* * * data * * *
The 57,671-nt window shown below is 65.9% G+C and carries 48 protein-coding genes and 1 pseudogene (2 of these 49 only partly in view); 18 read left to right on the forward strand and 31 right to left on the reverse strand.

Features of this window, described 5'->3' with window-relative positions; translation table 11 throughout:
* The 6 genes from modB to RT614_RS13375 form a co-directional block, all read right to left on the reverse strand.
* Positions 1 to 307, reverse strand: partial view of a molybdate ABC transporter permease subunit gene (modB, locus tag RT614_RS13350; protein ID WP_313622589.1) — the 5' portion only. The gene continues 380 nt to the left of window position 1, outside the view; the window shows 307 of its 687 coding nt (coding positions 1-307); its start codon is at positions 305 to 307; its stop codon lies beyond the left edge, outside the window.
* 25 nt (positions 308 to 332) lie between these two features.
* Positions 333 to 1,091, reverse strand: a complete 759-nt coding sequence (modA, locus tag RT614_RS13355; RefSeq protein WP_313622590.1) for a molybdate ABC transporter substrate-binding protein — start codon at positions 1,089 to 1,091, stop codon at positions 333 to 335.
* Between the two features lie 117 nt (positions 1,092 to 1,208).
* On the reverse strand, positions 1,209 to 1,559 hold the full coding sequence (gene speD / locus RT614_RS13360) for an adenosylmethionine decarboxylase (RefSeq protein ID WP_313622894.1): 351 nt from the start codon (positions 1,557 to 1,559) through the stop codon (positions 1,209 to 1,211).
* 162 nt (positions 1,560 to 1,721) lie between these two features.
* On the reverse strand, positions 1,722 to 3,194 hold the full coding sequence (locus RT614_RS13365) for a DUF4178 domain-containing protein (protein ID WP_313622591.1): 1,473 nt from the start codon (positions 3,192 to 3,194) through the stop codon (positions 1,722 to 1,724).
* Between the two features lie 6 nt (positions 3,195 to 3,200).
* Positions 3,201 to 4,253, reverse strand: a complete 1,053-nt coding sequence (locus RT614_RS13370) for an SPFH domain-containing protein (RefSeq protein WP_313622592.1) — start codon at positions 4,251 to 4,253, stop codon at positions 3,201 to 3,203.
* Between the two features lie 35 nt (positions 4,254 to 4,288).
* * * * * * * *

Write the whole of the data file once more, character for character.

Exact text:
The 57,671-nt window shown below is 65.9% G+C and carries 48 protein-coding genes and 1 pseudogene (2 of these 49 only partly in view); 18 read left to right on the forward strand and 31 right to left on the reverse strand.

Features of this window, described 5'->3' with window-relative positions; translation table 11 throughout:
* The 6 genes from modB to RT614_RS13375 form a co-directional block, all read right to left on the reverse strand.
* Positions 1 to 307, reverse strand: partial view of a molybdate ABC transporter permease subunit gene (modB, locus tag RT614_RS13350; protein ID WP_313622589.1) — the 5' portion only. The gene continues 380 nt to the left of window position 1, outside the view; the window shows 307 of its 687 coding nt (coding positions 1-307); its start codon is at positions 305 to 307; its stop codon lies beyond the left edge, outside the window.
* 25 nt (positions 308 to 332) lie between these two features.
* Positions 333 to 1,091, reverse strand: a complete 759-nt coding sequence (modA, locus tag RT614_RS13355; RefSeq protein WP_313622590.1) for a molybdate ABC transporter substrate-binding protein — start codon at positions 1,089 to 1,091, stop codon at positions 333 to 335.
* Between the two features lie 117 nt (positions 1,092 to 1,208).
* On the reverse strand, positions 1,209 to 1,559 hold the full coding sequence (gene speD / locus RT614_RS13360) for an adenosylmethionine decarboxylase (RefSeq protein ID WP_313622894.1): 351 nt from the start codon (positions 1,557 to 1,559) through the stop codon (positions 1,209 to 1,211).
* 162 nt (positions 1,560 to 1,721) lie between these two features.
* On the reverse strand, positions 1,722 to 3,194 hold the full coding sequence (locus RT614_RS13365) for a DUF4178 domain-containing protein (protein ID WP_313622591.1): 1,473 nt from the start codon (positions 3,192 to 3,194) through the stop codon (positions 1,722 to 1,724).
* Between the two features lie 6 nt (positions 3,195 to 3,200).
* Positions 3,201 to 4,253, reverse strand: a complete 1,053-nt coding sequence (locus RT614_RS13370) for an SPFH domain-containing protein (RefSeq protein WP_313622592.1) — start codon at positions 4,251 to 4,253, stop codon at positions 3,201 to 3,203.
* Between the two features lie 35 nt (positions 4,254 to 4,288).